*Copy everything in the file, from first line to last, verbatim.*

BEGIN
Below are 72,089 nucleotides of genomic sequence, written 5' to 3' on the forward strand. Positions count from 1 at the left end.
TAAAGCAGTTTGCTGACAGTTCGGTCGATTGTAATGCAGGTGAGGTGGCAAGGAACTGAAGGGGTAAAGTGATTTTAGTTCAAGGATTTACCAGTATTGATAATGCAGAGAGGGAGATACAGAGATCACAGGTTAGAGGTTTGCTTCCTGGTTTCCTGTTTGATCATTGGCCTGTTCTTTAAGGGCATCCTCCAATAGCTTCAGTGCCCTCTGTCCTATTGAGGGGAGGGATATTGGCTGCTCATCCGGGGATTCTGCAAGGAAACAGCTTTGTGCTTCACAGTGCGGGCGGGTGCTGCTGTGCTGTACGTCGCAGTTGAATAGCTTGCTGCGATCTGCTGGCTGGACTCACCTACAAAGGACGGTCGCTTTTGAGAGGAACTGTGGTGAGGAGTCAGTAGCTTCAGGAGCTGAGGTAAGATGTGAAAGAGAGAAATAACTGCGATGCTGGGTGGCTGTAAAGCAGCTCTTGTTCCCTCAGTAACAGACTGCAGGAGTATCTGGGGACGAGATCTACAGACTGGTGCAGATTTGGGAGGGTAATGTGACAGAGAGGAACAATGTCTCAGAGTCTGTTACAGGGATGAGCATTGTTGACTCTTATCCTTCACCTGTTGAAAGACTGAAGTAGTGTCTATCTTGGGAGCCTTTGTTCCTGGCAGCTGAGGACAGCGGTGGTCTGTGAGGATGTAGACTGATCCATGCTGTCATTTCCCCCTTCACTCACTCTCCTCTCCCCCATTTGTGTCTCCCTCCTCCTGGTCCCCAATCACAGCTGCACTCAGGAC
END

Below are 72,089 nucleotides of genomic sequence, written 5' to 3' on the forward strand. Positions count from 1 at the left end.
TAAAGCAGTTTGCTGACAGTTCGGTCGATTGTAATGCAGGTGAGGTGGCAAGGAACTGAAGGGGTAAAGTGATTTTAGTTCAAGGATTTACCAGTATTGATAATGCAGAGAGGGAGATACAGAGATCACAGGTTAGAGGTTTGCTTCCTGGTTTCCTGTTTGATCATTGGCCTGTTCTTTAAGGGCATCCTCCAATAGCTTCAGTGCCCTCTGTCCTATTGAGGGGAGGGATATTGGCTGCTCATCCGGGGATTCTGCAAGGAAACAGCTTTGTGCTTCACAGTGCGGGCGGGTGCTGCTGTGCTGTACGTCGCAGTTGAATAGCTTGCTGCGATCTGCTGGCTGGACTCACCTACAAAGGACGGTCGCTTTTGAGAGGAACTGTGGTGAGGAGTCAGTAGCTTCAGGAGCTGAGGTAAGATGTGAAAGAGAGAAATAACTGCGATGCTGGGTGGCTGTAAAGCAGCTCTTGTTCCCTCAGTAACAGACTGCAGGAGTATCTGGGGACGAGATCTACAGACTGGTGCAGATTTGGGAGGGTAATGTGACAGAGAGGAACAATGTCTCAGAGTCTGTTACAGGGATGAGCATTGTTGACTCTTATCCTTCACCTGTTGAAAGACTGAAGTAGTGTCTATCTTGGGAGCCTTTGTTCCTGGCAGCTGAGGACAGCGGTGGTCTGTGAGGATGTAGACTGATCCATGCTGTCATTTCCCCCTTCACTCACTCTCCTCTCCCCCATTTGTGTCTCCCTCCTCCTGGTCCCCAATCACAGCTGCACTCAGGAC